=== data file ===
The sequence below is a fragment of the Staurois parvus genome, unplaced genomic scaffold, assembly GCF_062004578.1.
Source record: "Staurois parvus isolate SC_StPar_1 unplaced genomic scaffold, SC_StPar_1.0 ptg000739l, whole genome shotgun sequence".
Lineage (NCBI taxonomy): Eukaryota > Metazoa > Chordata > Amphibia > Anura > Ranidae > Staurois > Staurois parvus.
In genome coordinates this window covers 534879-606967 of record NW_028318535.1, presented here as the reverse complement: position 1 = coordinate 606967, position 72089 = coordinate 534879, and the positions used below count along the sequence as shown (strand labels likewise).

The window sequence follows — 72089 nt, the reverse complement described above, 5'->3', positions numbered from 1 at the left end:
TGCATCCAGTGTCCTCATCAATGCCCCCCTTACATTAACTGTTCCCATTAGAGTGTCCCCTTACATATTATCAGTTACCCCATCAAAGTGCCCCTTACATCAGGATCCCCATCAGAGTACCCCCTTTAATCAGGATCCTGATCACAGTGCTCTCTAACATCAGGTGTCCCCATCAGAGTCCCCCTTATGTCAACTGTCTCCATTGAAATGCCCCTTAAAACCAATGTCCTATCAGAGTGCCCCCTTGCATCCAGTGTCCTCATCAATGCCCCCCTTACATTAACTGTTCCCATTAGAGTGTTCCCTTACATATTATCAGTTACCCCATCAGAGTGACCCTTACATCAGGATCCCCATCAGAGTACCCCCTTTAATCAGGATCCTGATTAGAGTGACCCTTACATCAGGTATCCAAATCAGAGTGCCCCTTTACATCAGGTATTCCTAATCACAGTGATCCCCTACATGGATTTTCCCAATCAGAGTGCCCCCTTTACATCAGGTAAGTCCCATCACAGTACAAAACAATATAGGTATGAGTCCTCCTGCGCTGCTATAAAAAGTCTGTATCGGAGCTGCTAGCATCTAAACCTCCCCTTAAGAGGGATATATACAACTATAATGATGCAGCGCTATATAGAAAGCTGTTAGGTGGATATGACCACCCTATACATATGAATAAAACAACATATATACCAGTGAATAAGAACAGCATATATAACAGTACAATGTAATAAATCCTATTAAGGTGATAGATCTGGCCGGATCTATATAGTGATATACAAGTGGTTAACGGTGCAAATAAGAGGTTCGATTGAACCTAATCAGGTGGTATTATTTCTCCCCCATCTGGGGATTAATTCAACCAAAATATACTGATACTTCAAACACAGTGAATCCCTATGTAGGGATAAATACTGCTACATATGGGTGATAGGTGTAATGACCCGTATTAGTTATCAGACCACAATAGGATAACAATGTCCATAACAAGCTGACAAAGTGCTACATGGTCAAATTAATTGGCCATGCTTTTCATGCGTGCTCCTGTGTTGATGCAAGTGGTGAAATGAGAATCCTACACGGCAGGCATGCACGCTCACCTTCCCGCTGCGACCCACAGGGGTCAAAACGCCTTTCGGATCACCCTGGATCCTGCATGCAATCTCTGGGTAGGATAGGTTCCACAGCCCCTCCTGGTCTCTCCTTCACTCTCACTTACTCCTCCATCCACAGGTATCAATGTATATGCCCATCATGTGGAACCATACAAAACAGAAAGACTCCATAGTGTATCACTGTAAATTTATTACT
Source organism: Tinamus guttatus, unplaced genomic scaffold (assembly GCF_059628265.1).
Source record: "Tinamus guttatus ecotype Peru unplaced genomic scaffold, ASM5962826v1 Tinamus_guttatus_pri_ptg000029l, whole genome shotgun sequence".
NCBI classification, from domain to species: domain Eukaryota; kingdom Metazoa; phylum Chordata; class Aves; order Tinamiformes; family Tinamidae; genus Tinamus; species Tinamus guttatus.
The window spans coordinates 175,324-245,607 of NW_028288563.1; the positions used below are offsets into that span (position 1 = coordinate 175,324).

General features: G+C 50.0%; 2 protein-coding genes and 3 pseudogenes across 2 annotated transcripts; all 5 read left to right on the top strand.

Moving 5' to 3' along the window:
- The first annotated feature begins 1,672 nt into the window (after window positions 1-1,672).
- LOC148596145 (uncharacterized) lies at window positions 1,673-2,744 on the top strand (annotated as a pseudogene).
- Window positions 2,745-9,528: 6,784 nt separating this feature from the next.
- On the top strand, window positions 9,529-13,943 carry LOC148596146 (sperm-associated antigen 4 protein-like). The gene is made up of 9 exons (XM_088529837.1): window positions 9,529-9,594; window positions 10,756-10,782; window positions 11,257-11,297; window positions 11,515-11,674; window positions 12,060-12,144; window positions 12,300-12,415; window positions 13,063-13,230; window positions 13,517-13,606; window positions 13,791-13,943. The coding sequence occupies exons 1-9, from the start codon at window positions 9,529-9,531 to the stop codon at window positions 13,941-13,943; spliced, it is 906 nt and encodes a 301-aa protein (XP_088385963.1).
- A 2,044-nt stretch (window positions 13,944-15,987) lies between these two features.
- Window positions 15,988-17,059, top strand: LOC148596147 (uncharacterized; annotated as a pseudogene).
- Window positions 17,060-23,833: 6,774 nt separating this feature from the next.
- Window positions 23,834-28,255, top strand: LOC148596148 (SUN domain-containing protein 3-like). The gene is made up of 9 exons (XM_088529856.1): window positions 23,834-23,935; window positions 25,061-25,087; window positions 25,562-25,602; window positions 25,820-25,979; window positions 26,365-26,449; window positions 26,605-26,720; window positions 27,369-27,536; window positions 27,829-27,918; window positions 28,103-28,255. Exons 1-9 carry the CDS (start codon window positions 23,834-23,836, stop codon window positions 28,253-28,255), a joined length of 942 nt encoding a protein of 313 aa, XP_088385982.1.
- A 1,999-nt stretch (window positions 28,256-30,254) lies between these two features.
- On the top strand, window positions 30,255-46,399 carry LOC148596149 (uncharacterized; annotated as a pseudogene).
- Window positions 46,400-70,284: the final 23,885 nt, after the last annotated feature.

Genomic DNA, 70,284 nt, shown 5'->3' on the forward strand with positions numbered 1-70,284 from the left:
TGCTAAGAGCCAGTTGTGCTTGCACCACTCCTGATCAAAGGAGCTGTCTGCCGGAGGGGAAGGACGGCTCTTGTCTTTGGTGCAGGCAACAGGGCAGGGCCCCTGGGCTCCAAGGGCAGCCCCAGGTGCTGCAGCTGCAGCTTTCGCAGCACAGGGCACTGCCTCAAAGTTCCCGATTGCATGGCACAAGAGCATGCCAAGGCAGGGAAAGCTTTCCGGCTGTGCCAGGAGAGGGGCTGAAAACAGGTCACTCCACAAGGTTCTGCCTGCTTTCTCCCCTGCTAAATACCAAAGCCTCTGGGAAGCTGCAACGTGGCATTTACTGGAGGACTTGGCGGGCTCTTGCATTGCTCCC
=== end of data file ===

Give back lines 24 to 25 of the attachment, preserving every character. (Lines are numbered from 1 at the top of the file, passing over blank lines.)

Genomic DNA, 70,284 nt, shown 5'->3' on the forward strand with positions numbered 1-70,284 from the left:
TGCTAAGAGCCAGTTGTGCTTGCACCACTCCTGATCAAAGGAGCTGTCTGCCGGAGGGGAAGGACGGCTCTTGTCTTTGGTGCAGGCAACAGGGCAGGGCCCCTGGGCTCCAAGGGCAGCCCCAGGTGCTGCAGCTGCAGCTTTCGCAGCACAGGGCACTGCCTCAAAGTTCCCGATTGCATGGCACAAGAGCATGCCAAGGCAGGGAAAGCTTTCCGGCTGTGCCAGGAGAGGGGCTGAAAACAGGTCACTCCACAAGGTTCTGCCTGCTTTCTCCCCTGCTAAATACCAAAGCCTCTGGGAAGCTGCAACGTGGCATTTACTGGAGGACTTGGCGGGCTCTTGCATTGCTCCC